Articles of Interest

View/Print this information as a PDF document.

Dead Jaw: Link Between Fosamax and Dental Services

An Overview of the Secondary Complications Associated with Osteoporosis Treatment

By Christine Cadena

Takeaways

  • Dead Jaw is a term used to describe the secondary condition involving the mandible, or jaw bone
  • Through research, it is believed, however, that the onset of Dead Jaws is a secondary condition to facial injury or dental procedures and may be attributed to the side effects associated with the use of a commonly prescribed osteoporosis medication, Fosama
  • To prevent the development of Dead Jaw, patients undergoing oral surgery or in need of dental services must be certain to advice their physician with regard to any prescription medications recently taken

For individuals suffering from osteoporosis and other debilitating bone disorders, seeking pain relief and improved health care is crucial to preventing falls and life threatening injuries later in life. For many osteoporosis patients, however, the use of prescription medications may be creating a greater life threatening oral health condition known as Dead Jaw. Understanding the origin, symptoms and treatment of Dead Jaw will provide osteoporosis sufferers with a more comprehensive understanding of the dangers associated with prescription medication treatment.

Dead Jaw is a term used to describe the secondary condition involving the mandible, or jaw bone. A secondary condition in which the jaw fails to heal properly following injury or an oral surgery procedure. When suffering from Dead Jaw, the osteoporosis patient will most often suffer from symptoms such as pain in the jaw, misalignment of teeth resulting in poor chewing capability and a noticeable change in facial appearance due to the deteriorated bone around the jaw area. Orally, the osteoporosis patient, when suffering from Dead Jaw following an injury or dental procedure, will complain of increased pain, inflammation, infection and bleeding of the gums. Most often, the osteoporosis patient will link the pain associated with Dead Jaw as a direct complication of dental or oral surgery services.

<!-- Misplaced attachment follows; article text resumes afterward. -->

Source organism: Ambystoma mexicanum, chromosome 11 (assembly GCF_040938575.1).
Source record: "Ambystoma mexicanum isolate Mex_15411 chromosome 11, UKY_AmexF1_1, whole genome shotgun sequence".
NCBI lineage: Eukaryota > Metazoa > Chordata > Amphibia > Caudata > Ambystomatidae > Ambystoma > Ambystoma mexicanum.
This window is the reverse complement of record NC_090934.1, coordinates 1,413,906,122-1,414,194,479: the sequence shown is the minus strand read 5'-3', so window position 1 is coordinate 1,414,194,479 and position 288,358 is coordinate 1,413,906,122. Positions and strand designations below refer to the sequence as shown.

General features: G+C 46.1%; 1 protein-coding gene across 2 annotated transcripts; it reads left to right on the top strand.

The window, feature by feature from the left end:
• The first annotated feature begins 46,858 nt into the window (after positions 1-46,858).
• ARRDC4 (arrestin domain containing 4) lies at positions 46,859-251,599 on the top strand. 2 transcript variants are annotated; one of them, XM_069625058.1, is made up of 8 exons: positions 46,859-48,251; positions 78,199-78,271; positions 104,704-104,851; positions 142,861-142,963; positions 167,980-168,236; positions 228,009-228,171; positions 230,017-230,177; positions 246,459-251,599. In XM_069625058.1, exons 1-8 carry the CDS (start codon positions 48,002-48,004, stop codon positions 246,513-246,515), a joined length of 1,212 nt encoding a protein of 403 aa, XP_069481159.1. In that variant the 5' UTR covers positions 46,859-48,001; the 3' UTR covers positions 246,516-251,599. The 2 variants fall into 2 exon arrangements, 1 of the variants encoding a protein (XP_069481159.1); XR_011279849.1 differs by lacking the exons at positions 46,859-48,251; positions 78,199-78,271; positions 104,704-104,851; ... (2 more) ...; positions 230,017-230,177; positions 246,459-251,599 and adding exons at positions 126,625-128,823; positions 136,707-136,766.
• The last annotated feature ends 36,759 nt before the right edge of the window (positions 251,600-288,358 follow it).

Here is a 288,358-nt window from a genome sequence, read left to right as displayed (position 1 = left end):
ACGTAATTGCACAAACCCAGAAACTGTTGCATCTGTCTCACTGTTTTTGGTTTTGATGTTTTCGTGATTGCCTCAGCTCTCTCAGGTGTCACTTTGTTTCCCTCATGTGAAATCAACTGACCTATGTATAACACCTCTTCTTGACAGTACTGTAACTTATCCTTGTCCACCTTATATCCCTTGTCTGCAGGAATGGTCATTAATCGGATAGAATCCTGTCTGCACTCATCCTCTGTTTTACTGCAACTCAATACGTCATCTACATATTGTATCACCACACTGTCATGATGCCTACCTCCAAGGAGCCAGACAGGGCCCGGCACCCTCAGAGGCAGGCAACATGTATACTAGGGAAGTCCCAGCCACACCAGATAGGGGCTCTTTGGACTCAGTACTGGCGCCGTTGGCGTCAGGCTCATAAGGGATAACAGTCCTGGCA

Through research, it is believed, however, that the onset of Dead Jaw is a secondary condition to facial injury or dental procedures and may be attributed to the side effects associated with the use of a commonly prescribed osteoporosis medication, Fosamax. Additionally, Dead Jaw has also been linked with an even greater number of patients exhibit these same symptoms following unrelated use of IV administered Zometa or Aredia.

Because Dead Jaw is linked to deterioration in the blood supply to the bone structure, the bone is no longer capable of maintaining integrity. Treating Dead Jaw, therefore, requires careful observation by an orthopedic surgeon as well as an oral surgeon to address the life care plan of the patient. Most often, patients will undergo surgery of the jaw and may require plates or other devices to rebuild the jaw bone. Some Dead Jaw sufferers will use blood pressure medications in an effort to reduce blood pressure, therefore, improving blood circulation to the affected bone.

To prevent the development of Dead Jaw, patients undergoing oral surgery or in need of dental services must be certain to advise their physician with regard to any prescription medications recently taken. Additionally, for patients treating for osteoporosis, careful consideration should be given before using such medications as Fosamax as the lifelong implications may lead to significant secondary health conditions such as Dead Jaw.

More Resources